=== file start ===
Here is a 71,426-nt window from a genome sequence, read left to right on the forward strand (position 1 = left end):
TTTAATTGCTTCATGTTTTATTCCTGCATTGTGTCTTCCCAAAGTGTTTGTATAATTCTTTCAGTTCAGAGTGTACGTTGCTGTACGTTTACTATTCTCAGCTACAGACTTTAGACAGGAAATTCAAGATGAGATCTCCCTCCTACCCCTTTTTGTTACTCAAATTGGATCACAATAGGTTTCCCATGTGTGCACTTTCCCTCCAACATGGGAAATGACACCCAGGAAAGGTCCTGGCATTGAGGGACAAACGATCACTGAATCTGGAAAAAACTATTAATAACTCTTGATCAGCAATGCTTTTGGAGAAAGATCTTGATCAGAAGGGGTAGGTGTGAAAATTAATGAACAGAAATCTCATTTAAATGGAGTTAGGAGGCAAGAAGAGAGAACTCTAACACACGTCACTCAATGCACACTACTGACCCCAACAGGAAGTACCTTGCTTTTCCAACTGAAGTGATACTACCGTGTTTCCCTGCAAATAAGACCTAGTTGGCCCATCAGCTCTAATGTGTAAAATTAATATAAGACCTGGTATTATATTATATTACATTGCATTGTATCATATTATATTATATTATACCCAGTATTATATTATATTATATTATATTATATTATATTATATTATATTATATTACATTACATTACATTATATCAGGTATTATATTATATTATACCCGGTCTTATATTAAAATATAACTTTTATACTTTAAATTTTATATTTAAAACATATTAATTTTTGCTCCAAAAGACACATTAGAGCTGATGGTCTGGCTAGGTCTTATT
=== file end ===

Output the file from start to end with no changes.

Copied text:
Here is a 71,426-nt window from a genome sequence, read left to right on the forward strand (position 1 = left end):
TTTAATTGCTTCATGTTTTATTCCTGCATTGTGTCTTCCCAAAGTGTTTGTATAATTCTTTCAGTTCAGAGTGTACGTTGCTGTACGTTTACTATTCTCAGCTACAGACTTTAGACAGGAAATTCAAGATGAGATCTCCCTCCTACCCCTTTTTGTTACTCAAATTGGATCACAATAGGTTTCCCATGTGTGCACTTTCCCTCCAACATGGGAAATGACACCCAGGAAAGGTCCTGGCATTGAGGGACAAACGATCACTGAATCTGGAAAAAACTATTAATAACTCTTGATCAGCAATGCTTTTGGAGAAAGATCTTGATCAGAAGGGGTAGGTGTGAAAATTAATGAACAGAAATCTCATTTAAATGGAGTTAGGAGGCAAGAAGAGAGAACTCTAACACACGTCACTCAATGCACACTACTGACCCCAACAGGAAGTACCTTGCTTTTCCAACTGAAGTGATACTACCGTGTTTCCCTGCAAATAAGACCTAGTTGGCCCATCAGCTCTAATGTGTAAAATTAATATAAGACCTGGTATTATATTATATTACATTGCATTGTATCATATTATATTATATTATACCCAGTATTATATTATATTATATTATATTATATTATATTATATTATATTATATTACATTACATTACATTATATCAGGTATTATATTATATTATACCCGGTCTTATATTAAAATATAACTTTTATACTTTAAATTTTATATTTAAAACATATTAATTTTTGCTCCAAAAGACACATTAGAGCTGATGGTCTGGCTAGGTCTTATT